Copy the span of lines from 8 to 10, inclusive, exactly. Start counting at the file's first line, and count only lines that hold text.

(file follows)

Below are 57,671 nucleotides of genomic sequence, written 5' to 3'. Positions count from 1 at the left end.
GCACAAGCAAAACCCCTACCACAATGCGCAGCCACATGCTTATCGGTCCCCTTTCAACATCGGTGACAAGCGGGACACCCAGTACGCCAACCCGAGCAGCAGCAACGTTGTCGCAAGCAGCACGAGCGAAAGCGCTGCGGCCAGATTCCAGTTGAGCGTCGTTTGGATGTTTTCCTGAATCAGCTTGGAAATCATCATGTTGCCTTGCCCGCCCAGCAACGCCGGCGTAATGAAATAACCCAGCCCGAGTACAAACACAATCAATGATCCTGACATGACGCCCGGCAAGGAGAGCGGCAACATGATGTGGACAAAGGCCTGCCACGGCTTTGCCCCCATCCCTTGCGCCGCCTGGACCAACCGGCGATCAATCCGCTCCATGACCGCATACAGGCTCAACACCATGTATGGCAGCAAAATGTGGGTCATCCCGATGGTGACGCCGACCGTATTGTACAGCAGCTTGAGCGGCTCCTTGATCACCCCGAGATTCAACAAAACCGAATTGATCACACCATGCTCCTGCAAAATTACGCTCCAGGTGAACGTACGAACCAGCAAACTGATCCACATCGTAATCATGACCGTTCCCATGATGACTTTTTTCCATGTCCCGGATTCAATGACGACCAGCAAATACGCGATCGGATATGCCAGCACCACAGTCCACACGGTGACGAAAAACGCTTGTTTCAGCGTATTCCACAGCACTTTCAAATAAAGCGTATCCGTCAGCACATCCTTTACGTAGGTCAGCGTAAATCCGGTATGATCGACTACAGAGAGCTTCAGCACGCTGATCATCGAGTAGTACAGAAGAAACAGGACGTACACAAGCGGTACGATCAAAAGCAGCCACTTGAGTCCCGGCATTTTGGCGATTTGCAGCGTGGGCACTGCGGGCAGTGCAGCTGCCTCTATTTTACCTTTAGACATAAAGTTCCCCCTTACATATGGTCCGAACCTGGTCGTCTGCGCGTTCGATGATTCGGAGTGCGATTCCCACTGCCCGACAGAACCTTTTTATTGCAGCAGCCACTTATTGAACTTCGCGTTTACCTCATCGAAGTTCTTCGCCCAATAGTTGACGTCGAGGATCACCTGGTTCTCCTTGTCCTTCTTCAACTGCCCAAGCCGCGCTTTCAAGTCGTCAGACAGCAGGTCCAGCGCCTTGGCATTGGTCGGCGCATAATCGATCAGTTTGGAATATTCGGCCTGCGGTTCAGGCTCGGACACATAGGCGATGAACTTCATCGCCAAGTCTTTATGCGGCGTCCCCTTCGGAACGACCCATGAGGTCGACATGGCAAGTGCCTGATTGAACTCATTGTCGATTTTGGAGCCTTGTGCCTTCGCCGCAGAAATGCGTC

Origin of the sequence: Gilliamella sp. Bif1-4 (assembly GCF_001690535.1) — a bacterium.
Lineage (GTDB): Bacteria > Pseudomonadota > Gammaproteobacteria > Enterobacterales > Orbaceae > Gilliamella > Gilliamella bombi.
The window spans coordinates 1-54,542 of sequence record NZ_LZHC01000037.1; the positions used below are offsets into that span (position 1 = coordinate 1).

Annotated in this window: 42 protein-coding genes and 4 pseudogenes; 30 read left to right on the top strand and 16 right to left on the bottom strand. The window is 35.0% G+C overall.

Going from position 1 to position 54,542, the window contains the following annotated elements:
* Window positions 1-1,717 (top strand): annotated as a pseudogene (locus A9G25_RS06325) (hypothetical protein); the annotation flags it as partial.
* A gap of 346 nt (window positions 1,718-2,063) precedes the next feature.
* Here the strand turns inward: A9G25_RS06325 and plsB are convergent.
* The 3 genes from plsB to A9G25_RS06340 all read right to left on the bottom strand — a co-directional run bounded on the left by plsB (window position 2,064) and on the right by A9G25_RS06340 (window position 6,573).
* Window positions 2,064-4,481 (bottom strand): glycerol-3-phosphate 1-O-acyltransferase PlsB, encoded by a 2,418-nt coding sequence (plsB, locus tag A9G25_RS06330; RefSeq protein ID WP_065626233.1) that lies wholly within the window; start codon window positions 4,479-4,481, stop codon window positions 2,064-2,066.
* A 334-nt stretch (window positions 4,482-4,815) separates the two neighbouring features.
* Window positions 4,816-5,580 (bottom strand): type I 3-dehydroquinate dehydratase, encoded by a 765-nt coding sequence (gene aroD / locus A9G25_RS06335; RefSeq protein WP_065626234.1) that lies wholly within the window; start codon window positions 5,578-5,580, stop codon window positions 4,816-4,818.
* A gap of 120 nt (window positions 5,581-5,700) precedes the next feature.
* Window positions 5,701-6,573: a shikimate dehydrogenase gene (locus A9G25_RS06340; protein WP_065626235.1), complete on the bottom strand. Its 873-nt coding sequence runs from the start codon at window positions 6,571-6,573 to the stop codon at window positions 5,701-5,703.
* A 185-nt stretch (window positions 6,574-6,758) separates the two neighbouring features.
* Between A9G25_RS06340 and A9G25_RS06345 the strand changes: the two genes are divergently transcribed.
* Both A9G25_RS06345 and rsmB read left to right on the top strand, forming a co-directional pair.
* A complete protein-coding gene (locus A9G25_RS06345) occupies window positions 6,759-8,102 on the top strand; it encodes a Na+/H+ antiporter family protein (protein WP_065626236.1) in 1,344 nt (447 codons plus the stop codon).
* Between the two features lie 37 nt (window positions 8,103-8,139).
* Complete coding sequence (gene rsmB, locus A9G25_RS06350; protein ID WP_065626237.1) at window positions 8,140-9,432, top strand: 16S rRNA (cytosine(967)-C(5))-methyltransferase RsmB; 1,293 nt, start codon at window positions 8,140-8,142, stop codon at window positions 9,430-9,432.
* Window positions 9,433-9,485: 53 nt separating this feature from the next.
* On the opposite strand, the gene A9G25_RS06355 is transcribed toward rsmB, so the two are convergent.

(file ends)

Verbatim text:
* Window positions 1-1,717 (top strand): annotated as a pseudogene (locus A9G25_RS06325) (hypothetical protein); the annotation flags it as partial.
* A gap of 346 nt (window positions 1,718-2,063) precedes the next feature.
* Here the strand turns inward: A9G25_RS06325 and plsB are convergent.